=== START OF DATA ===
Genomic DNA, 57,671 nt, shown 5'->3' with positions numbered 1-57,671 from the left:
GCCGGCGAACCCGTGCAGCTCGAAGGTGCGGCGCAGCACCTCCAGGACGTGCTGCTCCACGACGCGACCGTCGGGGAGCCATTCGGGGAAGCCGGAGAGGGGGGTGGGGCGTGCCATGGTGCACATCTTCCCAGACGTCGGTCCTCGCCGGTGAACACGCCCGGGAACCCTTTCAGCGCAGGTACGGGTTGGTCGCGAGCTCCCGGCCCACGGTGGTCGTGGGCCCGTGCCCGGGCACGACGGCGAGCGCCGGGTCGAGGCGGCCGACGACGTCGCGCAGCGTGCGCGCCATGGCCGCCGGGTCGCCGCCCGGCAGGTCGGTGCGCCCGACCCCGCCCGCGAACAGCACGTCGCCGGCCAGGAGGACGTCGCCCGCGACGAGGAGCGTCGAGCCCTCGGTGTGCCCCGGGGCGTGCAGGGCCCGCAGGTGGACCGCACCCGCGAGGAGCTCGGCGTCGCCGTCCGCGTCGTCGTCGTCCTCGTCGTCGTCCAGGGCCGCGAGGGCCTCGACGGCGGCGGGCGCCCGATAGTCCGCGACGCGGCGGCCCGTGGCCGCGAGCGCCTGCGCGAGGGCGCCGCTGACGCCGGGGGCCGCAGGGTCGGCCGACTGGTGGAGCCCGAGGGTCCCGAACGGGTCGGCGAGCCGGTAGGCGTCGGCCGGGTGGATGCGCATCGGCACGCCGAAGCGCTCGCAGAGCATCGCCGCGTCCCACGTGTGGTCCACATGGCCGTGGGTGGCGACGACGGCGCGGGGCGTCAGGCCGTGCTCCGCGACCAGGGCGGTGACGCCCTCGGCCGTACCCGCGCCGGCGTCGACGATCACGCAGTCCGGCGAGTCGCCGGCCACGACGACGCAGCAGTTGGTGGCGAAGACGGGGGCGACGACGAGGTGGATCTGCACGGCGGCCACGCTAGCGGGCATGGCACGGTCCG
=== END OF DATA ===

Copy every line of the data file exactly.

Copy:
Genomic DNA, 57,671 nt, shown 5'->3' with positions numbered 1-57,671 from the left:
GCCGGCGAACCCGTGCAGCTCGAAGGTGCGGCGCAGCACCTCCAGGACGTGCTGCTCCACGACGCGACCGTCGGGGAGCCATTCGGGGAAGCCGGAGAGGGGGGTGGGGCGTGCCATGGTGCACATCTTCCCAGACGTCGGTCCTCGCCGGTGAACACGCCCGGGAACCCTTTCAGCGCAGGTACGGGTTGGTCGCGAGCTCCCGGCCCACGGTGGTCGTGGGCCCGTGCCCGGGCACGACGGCGAGCGCCGGGTCGAGGCGGCCGACGACGTCGCGCAGCGTGCGCGCCATGGCCGCCGGGTCGCCGCCCGGCAGGTCGGTGCGCCCGACCCCGCCCGCGAACAGCACGTCGCCGGCCAGGAGGACGTCGCCCGCGACGAGGAGCGTCGAGCCCTCGGTGTGCCCCGGGGCGTGCAGGGCCCGCAGGTGGACCGCACCCGCGAGGAGCTCGGCGTCGCCGTCCGCGTCGTCGTCGTCCTCGTCGTCGTCCAGGGCCGCGAGGGCCTCGACGGCGGCGGGCGCCCGATAGTCCGCGACGCGGCGGCCCGTGGCCGCGAGCGCCTGCGCGAGGGCGCCGCTGACGCCGGGGGCCGCAGGGTCGGCCGACTGGTGGAGCCCGAGGGTCCCGAACGGGTCGGCGAGCCGGTAGGCGTCGGCCGGGTGGATGCGCATCGGCACGCCGAAGCGCTCGCAGAGCATCGCCGCGTCCCACGTGTGGTCCACATGGCCGTGGGTGGCGACGACGGCGCGGGGCGTCAGGCCGTGCTCCGCGACCAGGGCGGTGACGCCCTCGGCCGTACCCGCGCCGGCGTCGACGATCACGCAGTCCGGCGAGTCGCCGGCCACGACGACGCAGCAGTTGGTGGCGAAGACGGGGGCGACGACGAGGTGGATCTGCACGGCGGCCACGCTAGCGGGCATGGCACGGTCCG